Robots are now being increasingly adopted for service applications, both by consumers and professionals. The service robot market comprises many different types of robots, most of which can be used for applications in multiple industries.
At a consumer level service robots are commonly used for tedious and repetitive tasks such as domestic chores, or for leisure and entertainment purposes.
At a professional level, service robotics often represents an investment that has potential to significantly increase efficiency and reduce costs by replacing traditional methods.
Robotics in professional applications has already had a significant impact in areas such as agriculture, healthcare, logistics and public relations and is growing in economic importance. “Robotic exoskeletons help elderly and disabled people to restore body functions and enable them to remain active in society. In hospitals, innovative robots support doctors to perform safer and less invasive surgeries. Autonomous robots transport goods and parcels in manufacturing plants and logistics centres. Unmanned aerial vehicles can autonomously gather useful data for a variety of industries such as agriculture”, continues Carl Jonsson, IoT analyst, Berg Insight.
Industries that will experience changing dynamics due to the entrance of service robots include agriculture, construction, medical, logistics, hospitality, entertainment and domestic consumer goods.
Major Segments of Service Robots
Ten major segments of the service robot market are believed to hold great market potential looking at the next ten years. These include floor cleaning robots, robot lawn mowers, milking robots, telepresence robots, surgical robots, automated guided vehicles, autonomous mobile robots, unmanned aerial vehicles as well as humanoid, assistant and social companion robots.
The installed base of service robots will reach 264 million worldwide by 2026
The global service robot market is dominated by three segments that together accounted for a majority of the global installed base at the end of 2016.
Floor cleaning robots: The largest segment in terms of installed base is the floor cleaning robot segment, which alone accounted for 80 percent of total at the end of 2016 with an estimated 23.8 million units.
Robot lawn mowers: The other two large segments include the UAV segment as well as the robot lawn mower segment, which are estimated to have reached installed bases of around 4.0 million and 1.6 million units respectively at the end of 2016.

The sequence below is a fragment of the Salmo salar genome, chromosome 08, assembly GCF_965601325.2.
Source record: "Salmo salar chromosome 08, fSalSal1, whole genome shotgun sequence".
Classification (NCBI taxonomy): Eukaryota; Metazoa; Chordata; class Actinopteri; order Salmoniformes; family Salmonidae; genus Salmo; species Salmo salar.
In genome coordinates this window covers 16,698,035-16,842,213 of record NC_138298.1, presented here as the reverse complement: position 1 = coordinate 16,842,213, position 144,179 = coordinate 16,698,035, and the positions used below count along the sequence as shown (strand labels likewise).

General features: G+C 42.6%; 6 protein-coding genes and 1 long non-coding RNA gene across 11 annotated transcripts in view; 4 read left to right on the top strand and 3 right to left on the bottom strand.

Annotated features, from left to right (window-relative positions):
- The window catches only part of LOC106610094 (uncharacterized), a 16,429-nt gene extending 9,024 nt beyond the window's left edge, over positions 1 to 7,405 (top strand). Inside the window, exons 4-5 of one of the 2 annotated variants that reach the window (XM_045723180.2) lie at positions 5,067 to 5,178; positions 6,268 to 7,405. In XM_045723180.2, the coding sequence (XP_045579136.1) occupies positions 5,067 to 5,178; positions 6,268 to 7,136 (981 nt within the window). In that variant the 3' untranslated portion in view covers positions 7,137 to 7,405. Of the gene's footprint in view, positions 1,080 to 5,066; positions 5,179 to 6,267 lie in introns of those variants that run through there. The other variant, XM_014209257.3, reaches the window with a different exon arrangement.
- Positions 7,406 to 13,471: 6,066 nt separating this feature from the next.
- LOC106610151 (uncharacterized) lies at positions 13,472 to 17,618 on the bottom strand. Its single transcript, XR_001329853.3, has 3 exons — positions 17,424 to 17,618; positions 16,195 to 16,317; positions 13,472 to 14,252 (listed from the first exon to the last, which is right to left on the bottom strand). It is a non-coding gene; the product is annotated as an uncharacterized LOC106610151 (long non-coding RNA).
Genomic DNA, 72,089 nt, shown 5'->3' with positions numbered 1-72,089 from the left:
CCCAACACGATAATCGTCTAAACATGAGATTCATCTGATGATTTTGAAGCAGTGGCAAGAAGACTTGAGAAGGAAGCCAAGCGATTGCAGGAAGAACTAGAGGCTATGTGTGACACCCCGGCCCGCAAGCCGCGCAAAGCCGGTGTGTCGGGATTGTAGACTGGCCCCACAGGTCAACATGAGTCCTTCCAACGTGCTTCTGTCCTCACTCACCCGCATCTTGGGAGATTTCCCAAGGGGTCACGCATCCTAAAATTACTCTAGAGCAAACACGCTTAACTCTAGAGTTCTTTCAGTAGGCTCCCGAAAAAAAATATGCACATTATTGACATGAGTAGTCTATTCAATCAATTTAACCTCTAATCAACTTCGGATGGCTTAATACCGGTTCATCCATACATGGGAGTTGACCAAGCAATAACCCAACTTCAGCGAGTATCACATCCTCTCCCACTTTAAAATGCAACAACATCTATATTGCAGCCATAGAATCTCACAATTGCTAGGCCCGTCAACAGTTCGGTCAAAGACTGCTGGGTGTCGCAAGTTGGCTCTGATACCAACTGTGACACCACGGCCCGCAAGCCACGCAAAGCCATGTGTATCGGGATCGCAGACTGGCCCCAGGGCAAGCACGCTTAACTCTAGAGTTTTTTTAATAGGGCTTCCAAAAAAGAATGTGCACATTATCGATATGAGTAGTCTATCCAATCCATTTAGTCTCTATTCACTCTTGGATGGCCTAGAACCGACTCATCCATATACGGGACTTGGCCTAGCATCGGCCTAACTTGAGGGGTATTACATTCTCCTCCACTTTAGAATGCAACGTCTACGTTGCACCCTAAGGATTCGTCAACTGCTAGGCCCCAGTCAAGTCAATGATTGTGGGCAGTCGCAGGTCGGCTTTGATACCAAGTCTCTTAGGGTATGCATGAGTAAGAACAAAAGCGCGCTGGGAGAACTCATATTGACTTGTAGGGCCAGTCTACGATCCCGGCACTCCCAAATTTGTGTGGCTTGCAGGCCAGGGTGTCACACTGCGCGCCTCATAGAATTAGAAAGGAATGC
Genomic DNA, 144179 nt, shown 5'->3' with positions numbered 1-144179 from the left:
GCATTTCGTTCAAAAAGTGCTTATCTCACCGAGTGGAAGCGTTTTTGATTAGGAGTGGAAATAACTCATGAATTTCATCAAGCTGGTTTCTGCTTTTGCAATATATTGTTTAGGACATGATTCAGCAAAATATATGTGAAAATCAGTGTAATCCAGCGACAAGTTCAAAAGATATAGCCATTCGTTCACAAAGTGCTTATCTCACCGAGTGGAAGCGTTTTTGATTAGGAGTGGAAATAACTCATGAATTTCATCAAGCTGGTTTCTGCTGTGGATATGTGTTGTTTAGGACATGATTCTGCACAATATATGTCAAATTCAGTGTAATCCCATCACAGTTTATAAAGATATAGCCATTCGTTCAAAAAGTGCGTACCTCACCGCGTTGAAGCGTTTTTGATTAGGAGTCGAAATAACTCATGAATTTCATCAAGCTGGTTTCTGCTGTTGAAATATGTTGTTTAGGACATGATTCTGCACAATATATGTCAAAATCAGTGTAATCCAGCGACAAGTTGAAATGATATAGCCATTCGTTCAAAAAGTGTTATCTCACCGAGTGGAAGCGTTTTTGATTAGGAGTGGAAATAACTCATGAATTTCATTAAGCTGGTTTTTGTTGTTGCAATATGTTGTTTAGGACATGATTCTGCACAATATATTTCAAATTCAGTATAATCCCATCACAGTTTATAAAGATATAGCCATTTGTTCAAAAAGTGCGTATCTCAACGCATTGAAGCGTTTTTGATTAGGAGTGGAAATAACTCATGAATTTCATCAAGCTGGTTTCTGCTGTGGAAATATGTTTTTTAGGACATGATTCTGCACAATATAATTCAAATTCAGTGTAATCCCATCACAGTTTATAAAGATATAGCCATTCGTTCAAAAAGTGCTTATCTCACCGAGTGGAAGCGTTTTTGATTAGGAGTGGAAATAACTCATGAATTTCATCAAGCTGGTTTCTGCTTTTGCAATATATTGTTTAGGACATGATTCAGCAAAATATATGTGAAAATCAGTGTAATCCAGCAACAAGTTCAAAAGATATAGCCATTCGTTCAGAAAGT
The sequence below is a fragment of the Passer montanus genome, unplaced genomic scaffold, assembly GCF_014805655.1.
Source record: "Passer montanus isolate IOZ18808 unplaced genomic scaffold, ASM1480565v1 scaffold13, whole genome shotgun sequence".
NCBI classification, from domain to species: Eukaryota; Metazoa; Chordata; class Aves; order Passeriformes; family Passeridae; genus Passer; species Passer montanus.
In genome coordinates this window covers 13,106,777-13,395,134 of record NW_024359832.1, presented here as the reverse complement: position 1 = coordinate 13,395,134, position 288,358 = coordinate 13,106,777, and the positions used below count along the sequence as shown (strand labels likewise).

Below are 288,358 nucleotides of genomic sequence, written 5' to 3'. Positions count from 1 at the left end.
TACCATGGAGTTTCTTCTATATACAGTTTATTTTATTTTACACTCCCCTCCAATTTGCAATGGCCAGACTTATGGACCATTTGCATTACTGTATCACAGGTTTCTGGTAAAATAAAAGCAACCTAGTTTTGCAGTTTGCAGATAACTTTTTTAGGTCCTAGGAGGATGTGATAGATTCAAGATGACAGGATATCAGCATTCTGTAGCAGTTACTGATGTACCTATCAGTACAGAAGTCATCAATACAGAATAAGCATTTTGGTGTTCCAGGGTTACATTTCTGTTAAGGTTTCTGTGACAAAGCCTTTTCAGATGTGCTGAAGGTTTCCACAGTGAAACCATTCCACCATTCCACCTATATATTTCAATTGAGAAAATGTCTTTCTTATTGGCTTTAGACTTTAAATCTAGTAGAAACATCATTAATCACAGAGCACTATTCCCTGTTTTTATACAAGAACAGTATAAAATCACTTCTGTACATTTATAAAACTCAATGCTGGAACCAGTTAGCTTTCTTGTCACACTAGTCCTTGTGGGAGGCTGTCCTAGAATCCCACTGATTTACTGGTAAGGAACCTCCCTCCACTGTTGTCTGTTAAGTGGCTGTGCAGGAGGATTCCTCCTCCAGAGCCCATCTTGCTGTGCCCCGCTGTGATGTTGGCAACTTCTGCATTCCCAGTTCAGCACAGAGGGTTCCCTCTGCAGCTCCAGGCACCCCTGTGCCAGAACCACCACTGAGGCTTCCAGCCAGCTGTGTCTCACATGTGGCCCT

Milking robots: 0.1 million AGVs and 0.05 million milking robots are estimated to have been active at the end of 2016.
The remaining segments including humanoid robots, assistant robots and companion robots, telepresence robots, powered human exoskeletons, surgical robots and autonomous mobile robots are all estimated to have had less than 50,000 units installed each at the end of 2016.
The strong market growth is expected to last for years to come, driving the installed base of active service robots worldwide to 264.3 million by 2026, which corresponds to CAGR of 24 percent between 2016 and 2026.
The growing interest and rapid development in service robotics in recent years is much due to the many innovative and successful start-ups active on the market. Large companies are also increasingly investing in robotics, either through in-house R&D investments or via acquisitions of start-ups. “Service robots are clearly on the rise in everyday environments” says Egil Edvardsen, IoT Analyst, Berg Insight. “Already today, domestic service robots help individuals in their homes to clean the floors and windows, mow the lawn and water the garden. In a not too distant future, we can expect domestic robots of even higher sophistication and capability, such as assistive robots for supporting the elderly, for helping with additional household chores and for entertainment and education”.
Connectivity choices for Service Robots
Short range connectivity technologies such as Wi-Fi and Bluetooth are the most commonly used connectivity choices in service robots today. Berg Insight estimates that 18.5 percent of all service robots at the end of 2016 featured some short range connectivity technology.
Berg Insight estimates that there were 63,000 cellular connected service robots active at the end of 2016, which only represents 0.2 percent of the global installed base. Cellular connectivity technology is today most commonly used by telepresence robots as well as by exoskeletons. It is estimated that 30.1 percent of all telepresence robots that were active at the end of 2016 featured cellular connectivity.
This figure is estimated to be 15.0 percent for exoskeletons. Additional segments that featured cellular connectivity to some extent include the humanoid, assistant and social companion robot segment and the robot lawn mower segment. Berg Insight forecasts that 88.3 percent of all service robots active in 2026 will feature some kind of short-range connectivity. The corresponding percentage for cellular connectivity is forecasted to be 13.9 percent equal to 36.8 million units.
For detailed analysis and report kindly visit: Berg Insights